Amy Davis, communications specialist for Raley's Family of Fine Stores, said the Gardnerville Raley's has been part of the Carson Valley community for more than 35 years.

"The Raley's employs many Gardnerville residents, some with 15-35 year careers with the company," she said. "Some got their first job with us. Our colleagues are incredibly close to our loyal customer base - they've seen over three generations of customers come through the store."

Davis said value means more than price.

"Especially in these tough times, customers need to feel valued and appreciated for choosing to spend their hard-earned dollars with us," she said. "They need to feel good about the companies to which they are giving their business."

Raley's is lowering prices every week, Davis said, but is also focusing on customer service, creating a friendly and comfortable shopping experience, as well as helping the greater community.

"As a family-owned company, our customers are very important to us," she said. "We're proud to support the Carson Valley Community Food Closet through our Food For Families program, sending 100 percent of donations received in the store directly to the food closet to help feed the hungry in the area. We also support major community events through our involvement in the Kid's Fishing Derby, Carson Valley Days and the annual Relay for Life."

Jason Spohr, owner of Carson Valley CarQuest, which opened last year in south Gardnerville, said he has mixed feelings about Walmart coming to town.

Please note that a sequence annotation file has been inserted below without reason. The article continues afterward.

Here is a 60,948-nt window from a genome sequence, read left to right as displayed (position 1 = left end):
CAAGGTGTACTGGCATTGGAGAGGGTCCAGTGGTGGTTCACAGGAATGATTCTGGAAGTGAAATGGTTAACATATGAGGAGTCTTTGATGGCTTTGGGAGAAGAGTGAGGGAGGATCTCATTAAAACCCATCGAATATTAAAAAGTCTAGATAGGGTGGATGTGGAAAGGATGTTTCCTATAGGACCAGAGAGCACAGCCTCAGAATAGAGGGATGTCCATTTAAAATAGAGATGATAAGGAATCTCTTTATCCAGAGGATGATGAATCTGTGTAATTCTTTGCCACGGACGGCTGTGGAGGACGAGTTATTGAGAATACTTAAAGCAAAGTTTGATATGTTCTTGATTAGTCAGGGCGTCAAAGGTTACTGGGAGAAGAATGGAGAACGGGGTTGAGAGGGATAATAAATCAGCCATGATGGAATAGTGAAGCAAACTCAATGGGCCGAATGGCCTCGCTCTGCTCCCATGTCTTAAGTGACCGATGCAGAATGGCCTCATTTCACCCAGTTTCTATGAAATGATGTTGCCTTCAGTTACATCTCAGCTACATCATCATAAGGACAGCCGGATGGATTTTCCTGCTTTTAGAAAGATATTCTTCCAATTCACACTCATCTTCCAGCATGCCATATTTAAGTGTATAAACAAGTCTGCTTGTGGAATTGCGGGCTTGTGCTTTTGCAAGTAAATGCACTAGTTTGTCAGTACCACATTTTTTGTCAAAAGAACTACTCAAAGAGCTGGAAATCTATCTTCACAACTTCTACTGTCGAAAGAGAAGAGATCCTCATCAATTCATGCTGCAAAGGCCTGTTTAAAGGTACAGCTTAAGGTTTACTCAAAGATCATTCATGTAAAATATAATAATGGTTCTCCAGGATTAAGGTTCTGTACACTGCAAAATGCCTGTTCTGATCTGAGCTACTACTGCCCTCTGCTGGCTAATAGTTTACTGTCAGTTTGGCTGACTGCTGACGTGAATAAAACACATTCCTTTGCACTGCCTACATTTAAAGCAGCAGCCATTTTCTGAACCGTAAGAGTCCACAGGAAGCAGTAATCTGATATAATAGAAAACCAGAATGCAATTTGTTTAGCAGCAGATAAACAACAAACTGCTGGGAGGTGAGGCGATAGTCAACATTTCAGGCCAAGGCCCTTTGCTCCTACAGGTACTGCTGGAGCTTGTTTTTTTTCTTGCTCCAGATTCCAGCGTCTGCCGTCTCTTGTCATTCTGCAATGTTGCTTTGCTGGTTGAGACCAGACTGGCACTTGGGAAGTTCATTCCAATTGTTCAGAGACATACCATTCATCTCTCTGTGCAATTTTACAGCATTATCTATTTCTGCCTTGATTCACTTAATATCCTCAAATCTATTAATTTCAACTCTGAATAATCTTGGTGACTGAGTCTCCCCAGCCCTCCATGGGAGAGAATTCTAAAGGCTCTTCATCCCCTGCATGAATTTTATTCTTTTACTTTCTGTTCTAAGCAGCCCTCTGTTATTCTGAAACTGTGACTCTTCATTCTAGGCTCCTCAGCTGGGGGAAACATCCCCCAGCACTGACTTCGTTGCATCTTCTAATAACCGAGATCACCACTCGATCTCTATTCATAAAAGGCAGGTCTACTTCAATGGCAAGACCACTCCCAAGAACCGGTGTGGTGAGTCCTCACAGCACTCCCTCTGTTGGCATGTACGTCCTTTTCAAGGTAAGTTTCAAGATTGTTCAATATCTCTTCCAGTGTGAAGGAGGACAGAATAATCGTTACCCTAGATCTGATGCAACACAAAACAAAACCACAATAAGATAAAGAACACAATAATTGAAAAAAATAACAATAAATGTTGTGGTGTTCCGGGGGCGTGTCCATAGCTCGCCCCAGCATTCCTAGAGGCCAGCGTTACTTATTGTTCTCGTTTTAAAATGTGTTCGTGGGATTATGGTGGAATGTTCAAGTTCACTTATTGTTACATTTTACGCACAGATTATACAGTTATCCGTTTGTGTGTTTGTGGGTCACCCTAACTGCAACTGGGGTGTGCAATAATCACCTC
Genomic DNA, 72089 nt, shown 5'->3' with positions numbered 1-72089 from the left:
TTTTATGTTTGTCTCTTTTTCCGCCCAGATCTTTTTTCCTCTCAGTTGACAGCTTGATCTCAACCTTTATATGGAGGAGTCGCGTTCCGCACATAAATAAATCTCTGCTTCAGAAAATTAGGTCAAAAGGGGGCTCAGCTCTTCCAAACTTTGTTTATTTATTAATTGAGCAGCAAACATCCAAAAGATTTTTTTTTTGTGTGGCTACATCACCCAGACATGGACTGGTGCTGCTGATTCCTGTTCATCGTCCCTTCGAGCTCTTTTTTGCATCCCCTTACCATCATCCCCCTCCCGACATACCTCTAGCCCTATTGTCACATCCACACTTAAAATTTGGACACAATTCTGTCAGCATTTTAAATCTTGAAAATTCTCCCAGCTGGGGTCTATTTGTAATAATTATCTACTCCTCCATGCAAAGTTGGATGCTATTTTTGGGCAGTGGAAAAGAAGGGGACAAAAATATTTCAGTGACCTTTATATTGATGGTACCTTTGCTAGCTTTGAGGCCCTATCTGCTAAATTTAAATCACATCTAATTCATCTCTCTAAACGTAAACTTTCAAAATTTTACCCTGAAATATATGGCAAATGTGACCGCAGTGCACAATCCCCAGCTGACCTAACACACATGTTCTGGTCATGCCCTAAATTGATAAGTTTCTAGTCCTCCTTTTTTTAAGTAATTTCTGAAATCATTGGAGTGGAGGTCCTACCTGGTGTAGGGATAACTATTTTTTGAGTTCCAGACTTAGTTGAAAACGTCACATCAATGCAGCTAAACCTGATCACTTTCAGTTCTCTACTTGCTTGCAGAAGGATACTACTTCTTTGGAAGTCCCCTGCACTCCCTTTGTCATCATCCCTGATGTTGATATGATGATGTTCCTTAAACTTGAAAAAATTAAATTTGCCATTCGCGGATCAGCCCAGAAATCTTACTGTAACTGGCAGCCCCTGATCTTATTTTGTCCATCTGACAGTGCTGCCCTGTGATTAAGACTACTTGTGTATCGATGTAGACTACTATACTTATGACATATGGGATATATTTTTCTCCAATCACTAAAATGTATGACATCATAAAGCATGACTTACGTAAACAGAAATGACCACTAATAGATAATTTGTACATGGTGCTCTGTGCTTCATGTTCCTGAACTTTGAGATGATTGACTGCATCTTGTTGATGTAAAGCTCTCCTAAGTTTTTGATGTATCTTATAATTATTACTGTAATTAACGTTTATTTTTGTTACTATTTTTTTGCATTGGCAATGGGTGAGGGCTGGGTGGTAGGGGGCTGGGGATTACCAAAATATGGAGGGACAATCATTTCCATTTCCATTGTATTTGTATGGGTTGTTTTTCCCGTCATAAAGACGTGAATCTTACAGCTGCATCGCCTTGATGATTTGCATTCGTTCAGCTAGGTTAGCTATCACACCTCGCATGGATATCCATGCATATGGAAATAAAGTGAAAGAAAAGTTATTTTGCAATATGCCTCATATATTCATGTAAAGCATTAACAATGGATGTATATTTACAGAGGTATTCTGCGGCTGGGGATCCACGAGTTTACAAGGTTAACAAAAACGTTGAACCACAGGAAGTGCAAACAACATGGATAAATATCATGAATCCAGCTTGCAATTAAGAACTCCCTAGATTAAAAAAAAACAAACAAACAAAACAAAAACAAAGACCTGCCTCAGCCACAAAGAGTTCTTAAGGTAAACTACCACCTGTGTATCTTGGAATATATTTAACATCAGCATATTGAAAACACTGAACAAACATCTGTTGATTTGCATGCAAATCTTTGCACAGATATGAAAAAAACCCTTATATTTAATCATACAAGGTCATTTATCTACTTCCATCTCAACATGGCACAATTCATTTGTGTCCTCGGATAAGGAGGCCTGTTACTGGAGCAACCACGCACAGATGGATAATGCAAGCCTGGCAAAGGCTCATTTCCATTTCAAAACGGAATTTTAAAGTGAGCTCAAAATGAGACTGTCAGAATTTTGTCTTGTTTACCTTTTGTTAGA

"I'm sure bringing in business will be good," he said. "Everyone wants to see the town have a growing economy. I haven't decided if they are a competitor or not. They do sell some auto-related parts, but they have no counter person to help you. At the same time, I think its good to bring people to the south end of town."

Like Lira, Spohr said Walmart probably sells some of his products cheaper than he can buy them from wholesalers. But he said his store offers more than car parts; it offers quality service and automotive expertise.

"If customers already know what they want, they can go in there (Walmart), and we can't touch their price of oil," he said. "But I don't see it as a threat to my store in particular. Here, service people give you what you need."

Other retailers in the Valley are more skeptical about a new Walmart.

"The thing I look at is why they're opening here. Retail is not that strong in Douglas County," said Archie Reed, owner of the small Stratton Center gift shop Candles 'N Crafts. "We've got empty retail outlets all over town. There are empty ones everywhere you look. We just had a shopping center go bankrupt in Minden, and probably another one getting ready to go bankrupt in Gardnerville, yet we're still building more retail space. It just doesn't make sense."

Reed and his wife Peggy first opened their store in Minden about eight years ago, around the same time larger chain retailers were opening in north county.

"We went into business when the big box stores on the hill were opening," he said. "We started in crafts supplies, but then Michael's opened up with like 20,000 square feet."

Despite the competition, when the Reeds moved to the Stratton Center about five years ago, they were able to build a loyal customer base.

"I'm not sure if Walmart will hurt us or not," he said. "We kind of developed a clientele that knows who we are and what kind of quality we carry. We've never had anything that big that close. You can't know about that kind of thing until it happens. I'm not thrilled about it."